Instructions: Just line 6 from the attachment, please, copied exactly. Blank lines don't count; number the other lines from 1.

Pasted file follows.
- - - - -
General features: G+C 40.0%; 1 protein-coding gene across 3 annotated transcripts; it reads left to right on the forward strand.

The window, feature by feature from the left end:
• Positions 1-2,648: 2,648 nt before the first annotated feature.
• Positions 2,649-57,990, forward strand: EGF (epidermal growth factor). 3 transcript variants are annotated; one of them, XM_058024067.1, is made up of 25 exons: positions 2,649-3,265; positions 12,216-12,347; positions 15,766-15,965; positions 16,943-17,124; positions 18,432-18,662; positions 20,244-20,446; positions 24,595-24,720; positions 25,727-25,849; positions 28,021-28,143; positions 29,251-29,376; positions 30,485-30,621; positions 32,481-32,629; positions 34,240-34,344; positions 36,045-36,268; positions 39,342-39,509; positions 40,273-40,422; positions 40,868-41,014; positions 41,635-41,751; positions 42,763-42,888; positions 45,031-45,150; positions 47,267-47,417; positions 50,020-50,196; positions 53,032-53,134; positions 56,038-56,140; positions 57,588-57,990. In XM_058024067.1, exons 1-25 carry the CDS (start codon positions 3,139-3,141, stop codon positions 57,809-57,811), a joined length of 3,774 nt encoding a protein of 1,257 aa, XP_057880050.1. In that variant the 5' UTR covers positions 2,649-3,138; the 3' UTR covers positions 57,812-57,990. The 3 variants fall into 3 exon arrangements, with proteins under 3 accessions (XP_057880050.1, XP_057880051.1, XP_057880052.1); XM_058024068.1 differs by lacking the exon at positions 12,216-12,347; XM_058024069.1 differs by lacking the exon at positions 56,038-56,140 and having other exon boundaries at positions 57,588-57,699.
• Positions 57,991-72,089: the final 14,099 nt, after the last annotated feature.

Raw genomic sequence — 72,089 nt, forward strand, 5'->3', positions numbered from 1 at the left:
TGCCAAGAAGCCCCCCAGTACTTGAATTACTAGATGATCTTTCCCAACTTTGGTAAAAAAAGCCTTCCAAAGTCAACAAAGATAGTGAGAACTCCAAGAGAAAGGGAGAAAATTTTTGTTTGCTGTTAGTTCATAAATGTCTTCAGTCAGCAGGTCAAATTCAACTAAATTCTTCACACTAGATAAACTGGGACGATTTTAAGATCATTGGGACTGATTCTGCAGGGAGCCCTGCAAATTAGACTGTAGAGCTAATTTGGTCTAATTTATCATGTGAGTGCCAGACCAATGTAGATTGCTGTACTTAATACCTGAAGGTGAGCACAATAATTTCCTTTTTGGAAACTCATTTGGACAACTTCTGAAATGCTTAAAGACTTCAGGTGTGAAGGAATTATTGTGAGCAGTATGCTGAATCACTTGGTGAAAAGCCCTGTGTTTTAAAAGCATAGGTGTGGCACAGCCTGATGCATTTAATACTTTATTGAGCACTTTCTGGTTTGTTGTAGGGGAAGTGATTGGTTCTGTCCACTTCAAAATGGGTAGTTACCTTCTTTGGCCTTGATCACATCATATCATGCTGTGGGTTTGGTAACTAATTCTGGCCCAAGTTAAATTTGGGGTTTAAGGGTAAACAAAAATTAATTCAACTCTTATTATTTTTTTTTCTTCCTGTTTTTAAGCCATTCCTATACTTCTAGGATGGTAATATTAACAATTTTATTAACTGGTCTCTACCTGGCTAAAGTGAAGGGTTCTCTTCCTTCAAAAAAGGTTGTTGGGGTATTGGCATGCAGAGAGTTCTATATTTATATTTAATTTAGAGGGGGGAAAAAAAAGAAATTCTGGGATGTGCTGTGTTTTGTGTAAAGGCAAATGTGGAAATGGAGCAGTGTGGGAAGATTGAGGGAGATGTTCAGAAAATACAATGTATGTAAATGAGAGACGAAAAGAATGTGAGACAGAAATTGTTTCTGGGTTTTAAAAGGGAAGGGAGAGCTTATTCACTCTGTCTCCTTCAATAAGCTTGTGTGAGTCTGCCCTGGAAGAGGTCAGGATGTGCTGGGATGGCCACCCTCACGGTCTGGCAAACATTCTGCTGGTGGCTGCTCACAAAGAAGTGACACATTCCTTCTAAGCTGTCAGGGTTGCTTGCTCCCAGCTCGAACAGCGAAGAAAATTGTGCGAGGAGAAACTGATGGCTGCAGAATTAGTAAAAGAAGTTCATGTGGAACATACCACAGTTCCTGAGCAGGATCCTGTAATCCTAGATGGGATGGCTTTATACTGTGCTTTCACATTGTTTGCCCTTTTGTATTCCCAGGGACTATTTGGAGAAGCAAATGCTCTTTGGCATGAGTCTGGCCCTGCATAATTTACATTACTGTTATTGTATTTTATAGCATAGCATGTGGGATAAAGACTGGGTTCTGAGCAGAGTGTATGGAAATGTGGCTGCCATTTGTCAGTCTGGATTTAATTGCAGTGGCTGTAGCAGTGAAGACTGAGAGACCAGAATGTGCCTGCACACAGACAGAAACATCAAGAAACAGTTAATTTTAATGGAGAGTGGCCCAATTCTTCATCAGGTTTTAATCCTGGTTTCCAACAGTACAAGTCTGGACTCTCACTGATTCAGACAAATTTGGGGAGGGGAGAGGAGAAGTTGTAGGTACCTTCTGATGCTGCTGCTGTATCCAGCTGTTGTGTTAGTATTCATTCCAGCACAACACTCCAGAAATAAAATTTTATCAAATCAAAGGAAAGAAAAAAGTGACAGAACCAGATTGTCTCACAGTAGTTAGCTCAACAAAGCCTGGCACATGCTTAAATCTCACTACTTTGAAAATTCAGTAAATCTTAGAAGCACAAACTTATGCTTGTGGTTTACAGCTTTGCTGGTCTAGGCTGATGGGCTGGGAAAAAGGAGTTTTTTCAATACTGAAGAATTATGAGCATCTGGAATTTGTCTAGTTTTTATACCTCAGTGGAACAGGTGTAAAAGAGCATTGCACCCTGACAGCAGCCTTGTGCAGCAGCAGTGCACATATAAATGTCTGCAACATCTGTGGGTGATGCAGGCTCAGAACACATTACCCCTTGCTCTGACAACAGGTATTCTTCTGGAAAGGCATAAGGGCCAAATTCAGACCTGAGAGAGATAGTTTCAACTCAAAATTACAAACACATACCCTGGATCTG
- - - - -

Raw genomic sequence — 72,089 nt, forward strand, 5'->3', positions numbered from 1 at the left: